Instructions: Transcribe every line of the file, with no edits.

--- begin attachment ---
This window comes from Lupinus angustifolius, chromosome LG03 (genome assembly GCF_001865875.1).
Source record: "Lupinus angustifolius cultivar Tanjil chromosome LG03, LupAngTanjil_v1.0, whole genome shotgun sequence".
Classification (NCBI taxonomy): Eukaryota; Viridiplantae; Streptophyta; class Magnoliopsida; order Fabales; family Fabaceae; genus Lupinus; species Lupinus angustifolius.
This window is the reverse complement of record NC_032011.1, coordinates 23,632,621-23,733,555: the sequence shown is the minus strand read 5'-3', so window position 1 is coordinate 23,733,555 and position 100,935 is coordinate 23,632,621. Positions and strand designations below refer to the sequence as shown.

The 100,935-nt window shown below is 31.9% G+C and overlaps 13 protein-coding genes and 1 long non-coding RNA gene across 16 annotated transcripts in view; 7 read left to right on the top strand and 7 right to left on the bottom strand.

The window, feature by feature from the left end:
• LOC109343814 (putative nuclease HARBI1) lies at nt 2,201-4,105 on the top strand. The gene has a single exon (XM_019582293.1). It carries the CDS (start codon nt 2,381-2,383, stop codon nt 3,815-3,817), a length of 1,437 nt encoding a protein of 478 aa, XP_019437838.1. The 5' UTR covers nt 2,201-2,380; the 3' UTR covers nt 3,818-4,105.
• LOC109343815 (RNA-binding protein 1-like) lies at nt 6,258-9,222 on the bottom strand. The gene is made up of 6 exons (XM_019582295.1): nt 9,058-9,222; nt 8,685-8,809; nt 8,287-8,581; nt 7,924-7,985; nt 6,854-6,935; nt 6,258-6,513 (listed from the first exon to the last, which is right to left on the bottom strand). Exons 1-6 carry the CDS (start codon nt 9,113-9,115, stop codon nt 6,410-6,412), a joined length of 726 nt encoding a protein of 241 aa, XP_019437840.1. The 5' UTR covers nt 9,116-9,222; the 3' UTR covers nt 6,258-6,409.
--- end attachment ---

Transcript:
This window comes from Lupinus angustifolius, chromosome LG03 (genome assembly GCF_001865875.1).
Source record: "Lupinus angustifolius cultivar Tanjil chromosome LG03, LupAngTanjil_v1.0, whole genome shotgun sequence".
Classification (NCBI taxonomy): Eukaryota; Viridiplantae; Streptophyta; class Magnoliopsida; order Fabales; family Fabaceae; genus Lupinus; species Lupinus angustifolius.
This window is the reverse complement of record NC_032011.1, coordinates 23,632,621-23,733,555: the sequence shown is the minus strand read 5'-3', so window position 1 is coordinate 23,733,555 and position 100,935 is coordinate 23,632,621. Positions and strand designations below refer to the sequence as shown.

The 100,935-nt window shown below is 31.9% G+C and overlaps 13 protein-coding genes and 1 long non-coding RNA gene across 16 annotated transcripts in view; 7 read left to right on the top strand and 7 right to left on the bottom strand.

The window, feature by feature from the left end:
• LOC109343814 (putative nuclease HARBI1) lies at nt 2,201-4,105 on the top strand. The gene has a single exon (XM_019582293.1). It carries the CDS (start codon nt 2,381-2,383, stop codon nt 3,815-3,817), a length of 1,437 nt encoding a protein of 478 aa, XP_019437838.1. The 5' UTR covers nt 2,201-2,380; the 3' UTR covers nt 3,818-4,105.
• LOC109343815 (RNA-binding protein 1-like) lies at nt 6,258-9,222 on the bottom strand. The gene is made up of 6 exons (XM_019582295.1): nt 9,058-9,222; nt 8,685-8,809; nt 8,287-8,581; nt 7,924-7,985; nt 6,854-6,935; nt 6,258-6,513 (listed from the first exon to the last, which is right to left on the bottom strand). Exons 1-6 carry the CDS (start codon nt 9,113-9,115, stop codon nt 6,410-6,412), a joined length of 726 nt encoding a protein of 241 aa, XP_019437840.1. The 5' UTR covers nt 9,116-9,222; the 3' UTR covers nt 6,258-6,409.